The lipid profiles for asymptomatic intracranial arterial stenosis (aICAS) among rural residents in China were found to be characterized by high atherogenic cholesterol, low antiatherogenic cholesterol, and high ratios of atherogenic-to-antiatherogenic cholesterol or lipoproteins, according to a study published in the Journal of Clinical Lipidology.
In the Asian population, ICAS is a common cause of ischemic stroke, and aICAS is associated with an overall 3-fold higher risk for ischemic stroke. Thus, the identification of clinically manageable risk factors for aICAS remains critical. The lipid profiles for aICAS may provide a unique fingerprint of lipid metabolism compared with those for cardiovascular and peripheral vascular atherosclerosis. Investigators sought to characterize the lipid profiles associated with aICAS in rural-dwelling adults in China.
In this population-based study, 2027 individuals (aged ≥40 years), free of stroke, were enrolled from 46 villages in the Shandong Province of China between October 2017 and October 2018. Data were collected via structured questionnaire survey, blood tests, and transcranial color Doppler (TCD) examinations. aICAS was diagnosed by integrating TCD with magnetic resonance angiography (MRA). Binary logistic and multinomial logistic regression models were used to determine the odds ratio (OR) for the presence and severity of aICAS associated with lipid parameters.
Of the 2027 individuals in this cohort, 154 (7.6%) were diagnosed with aICAS, of whom 33.8%, 24% and 42.2% were diagnosed with mild, moderate, and severe aICAS, respectively. Adults with vs without aICAS had increased levels of low density lipoprotein cholesterol (LDL-C), small dense low-density lipoprotein cholesterol (sdLDL-C), non-high-density lipoprotein cholesterol (non-HDL-C), triglyceride (TG), apolipoprotein B (ApoB), ApoB/ApoA-1 ratio, LDL-C/HDL-C ratio, and total cholesterol (TC)/HDL-C ratio, as well as lower levels of HDL-C and ApoA-1 (P <.01).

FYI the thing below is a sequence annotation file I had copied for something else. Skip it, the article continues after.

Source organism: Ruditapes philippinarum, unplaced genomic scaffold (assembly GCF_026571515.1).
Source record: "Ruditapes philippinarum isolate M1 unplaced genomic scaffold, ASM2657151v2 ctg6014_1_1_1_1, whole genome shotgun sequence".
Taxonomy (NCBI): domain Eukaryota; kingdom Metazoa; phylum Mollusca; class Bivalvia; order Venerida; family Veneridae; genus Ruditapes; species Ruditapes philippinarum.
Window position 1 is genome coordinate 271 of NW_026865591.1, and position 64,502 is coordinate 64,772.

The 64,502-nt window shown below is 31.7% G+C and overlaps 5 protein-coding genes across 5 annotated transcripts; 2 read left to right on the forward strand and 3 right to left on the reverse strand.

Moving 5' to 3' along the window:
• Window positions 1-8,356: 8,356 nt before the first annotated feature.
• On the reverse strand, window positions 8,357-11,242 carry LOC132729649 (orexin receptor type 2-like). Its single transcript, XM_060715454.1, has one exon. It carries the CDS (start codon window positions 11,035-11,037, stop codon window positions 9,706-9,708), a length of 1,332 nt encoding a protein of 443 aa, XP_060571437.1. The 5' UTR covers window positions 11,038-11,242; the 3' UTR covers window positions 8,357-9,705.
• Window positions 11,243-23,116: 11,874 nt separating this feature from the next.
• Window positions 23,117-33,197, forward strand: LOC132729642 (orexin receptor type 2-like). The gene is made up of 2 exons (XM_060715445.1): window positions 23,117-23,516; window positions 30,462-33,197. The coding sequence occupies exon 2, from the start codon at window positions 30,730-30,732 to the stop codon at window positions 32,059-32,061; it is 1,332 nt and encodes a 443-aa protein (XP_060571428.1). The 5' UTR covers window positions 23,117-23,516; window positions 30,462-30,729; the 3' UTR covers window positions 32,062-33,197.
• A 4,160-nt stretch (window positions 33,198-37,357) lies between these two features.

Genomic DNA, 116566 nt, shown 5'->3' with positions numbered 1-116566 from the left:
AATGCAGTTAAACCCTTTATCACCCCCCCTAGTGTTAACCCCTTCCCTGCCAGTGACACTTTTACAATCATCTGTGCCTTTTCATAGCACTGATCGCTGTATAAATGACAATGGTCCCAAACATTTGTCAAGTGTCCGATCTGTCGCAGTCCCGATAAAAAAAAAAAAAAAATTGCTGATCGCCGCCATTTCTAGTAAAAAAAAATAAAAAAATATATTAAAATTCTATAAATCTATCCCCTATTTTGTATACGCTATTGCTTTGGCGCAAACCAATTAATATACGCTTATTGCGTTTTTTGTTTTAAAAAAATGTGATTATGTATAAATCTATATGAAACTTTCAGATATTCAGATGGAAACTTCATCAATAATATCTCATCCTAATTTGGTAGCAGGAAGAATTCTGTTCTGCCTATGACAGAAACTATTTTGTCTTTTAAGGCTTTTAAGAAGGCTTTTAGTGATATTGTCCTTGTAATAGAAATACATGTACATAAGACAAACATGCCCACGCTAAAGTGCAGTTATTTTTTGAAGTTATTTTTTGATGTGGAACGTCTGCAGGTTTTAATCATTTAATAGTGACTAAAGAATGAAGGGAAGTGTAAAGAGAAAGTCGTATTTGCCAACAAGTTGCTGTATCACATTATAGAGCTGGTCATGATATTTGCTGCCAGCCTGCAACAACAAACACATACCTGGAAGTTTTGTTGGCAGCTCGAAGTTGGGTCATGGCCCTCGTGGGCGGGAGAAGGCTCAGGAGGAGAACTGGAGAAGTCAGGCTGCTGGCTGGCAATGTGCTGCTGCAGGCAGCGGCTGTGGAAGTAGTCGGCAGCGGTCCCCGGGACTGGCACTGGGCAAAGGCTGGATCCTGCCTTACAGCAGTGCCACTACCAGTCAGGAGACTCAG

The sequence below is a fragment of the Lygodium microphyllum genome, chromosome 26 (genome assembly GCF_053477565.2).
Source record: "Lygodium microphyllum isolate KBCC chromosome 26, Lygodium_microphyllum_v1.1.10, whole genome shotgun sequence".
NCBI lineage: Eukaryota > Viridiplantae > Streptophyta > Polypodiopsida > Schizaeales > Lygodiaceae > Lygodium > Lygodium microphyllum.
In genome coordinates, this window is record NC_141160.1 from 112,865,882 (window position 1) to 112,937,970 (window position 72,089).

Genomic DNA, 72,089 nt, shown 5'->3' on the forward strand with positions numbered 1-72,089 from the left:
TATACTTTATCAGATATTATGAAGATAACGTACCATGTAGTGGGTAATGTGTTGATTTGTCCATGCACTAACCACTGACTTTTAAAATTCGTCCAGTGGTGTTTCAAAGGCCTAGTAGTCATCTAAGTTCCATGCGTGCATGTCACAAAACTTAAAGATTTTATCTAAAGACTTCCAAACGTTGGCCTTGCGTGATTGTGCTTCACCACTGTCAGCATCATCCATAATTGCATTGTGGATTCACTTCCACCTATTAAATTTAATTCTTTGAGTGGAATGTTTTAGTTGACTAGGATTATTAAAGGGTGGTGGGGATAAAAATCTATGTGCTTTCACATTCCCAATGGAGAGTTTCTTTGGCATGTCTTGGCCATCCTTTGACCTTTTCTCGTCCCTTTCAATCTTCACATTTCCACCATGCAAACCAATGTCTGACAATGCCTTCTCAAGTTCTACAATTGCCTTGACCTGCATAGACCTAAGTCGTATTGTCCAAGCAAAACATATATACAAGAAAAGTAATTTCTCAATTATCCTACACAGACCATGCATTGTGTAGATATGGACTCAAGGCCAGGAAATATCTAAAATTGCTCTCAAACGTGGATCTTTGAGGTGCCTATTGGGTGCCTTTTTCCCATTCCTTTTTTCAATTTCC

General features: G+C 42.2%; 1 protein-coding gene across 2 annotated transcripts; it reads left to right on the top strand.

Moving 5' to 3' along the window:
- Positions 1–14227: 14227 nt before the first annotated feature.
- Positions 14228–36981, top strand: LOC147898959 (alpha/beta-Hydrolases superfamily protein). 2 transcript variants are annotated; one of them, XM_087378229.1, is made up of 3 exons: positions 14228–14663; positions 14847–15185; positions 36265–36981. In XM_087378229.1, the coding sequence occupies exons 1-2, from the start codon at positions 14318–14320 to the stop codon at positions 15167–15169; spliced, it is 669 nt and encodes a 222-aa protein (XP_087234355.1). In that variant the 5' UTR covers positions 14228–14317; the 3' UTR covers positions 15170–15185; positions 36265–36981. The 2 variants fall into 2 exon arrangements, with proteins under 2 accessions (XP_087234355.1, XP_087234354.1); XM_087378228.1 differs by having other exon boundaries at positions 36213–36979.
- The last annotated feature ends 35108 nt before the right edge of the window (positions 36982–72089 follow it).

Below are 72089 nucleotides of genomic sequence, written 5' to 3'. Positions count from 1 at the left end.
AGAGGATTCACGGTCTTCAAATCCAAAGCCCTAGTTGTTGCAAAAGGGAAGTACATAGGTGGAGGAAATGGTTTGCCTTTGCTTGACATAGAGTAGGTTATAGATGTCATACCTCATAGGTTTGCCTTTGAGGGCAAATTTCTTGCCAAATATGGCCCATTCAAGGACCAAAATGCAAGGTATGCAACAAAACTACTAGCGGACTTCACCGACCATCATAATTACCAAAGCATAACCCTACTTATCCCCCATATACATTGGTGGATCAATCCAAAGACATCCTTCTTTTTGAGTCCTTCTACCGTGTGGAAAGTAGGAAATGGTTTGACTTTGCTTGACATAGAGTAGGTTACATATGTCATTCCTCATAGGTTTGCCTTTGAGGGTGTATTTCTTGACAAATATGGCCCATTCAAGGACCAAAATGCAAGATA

The multi-adjusted OR of aICAS was 1.41 (95 %CI, 0.997-2.00) for high sdLDL-C, 1.44 (95 %CI, 1.02-2.04) for high lipoprotein(a), 1.71 (95 %CI, 1.21-2.44) for low ApoA-1, 1.43 (95 %CI, 1.00-2.04) for low HDL-C, 1.61 (95 %CI, 1.14-2.27) for a high apolipoprotein B (ApoB)/ApoA-1 ratio, 1.95 (95 %CI, 1.38-2.76) for high (LDL-C)/HDL-C ratio, and 1.51 (95 %CI, 1.06-2.14) for high total cholesterol (TC)/HDL-C ratio. Furthermore, low HDL-C, but not high LDL-C, was correlated with the presence of aICAS in this middle-aged and elderly population.
High levels of lipoprotein(a), sdLDL-C, and lipid ratios were significantly associated with an increased likelihood of moderate to severe aICAS when severity of aICAS was analyzed (P <.05). Lastly, a high number of abnormal lipid measurements was associated with an increased likelihood of aICAS (Ptrend <.001).
Limitations of the study include the inability to establish a causal relationship between lipid profiles and aICAS and a limited generalizability due to area homogenous population.
“These findings may have potential implications for therapeutic interventions to slow aICAS progression and prevent clinical stroke,” concluded the study authors.
Wang S, Wang X, Zhao Y, Ji X, Sang S, Shao S, et al. Characterizing lipid profiles associated with asymptomatic intracranial arterial stenosis in rural-dwelling adults: A population-based study (published online April 19, 2020). Journal of Clinical Lipidology. doi.org/10.1016/j.jacl.2020.04.005
This article originally appeared on The Cardiology Advisor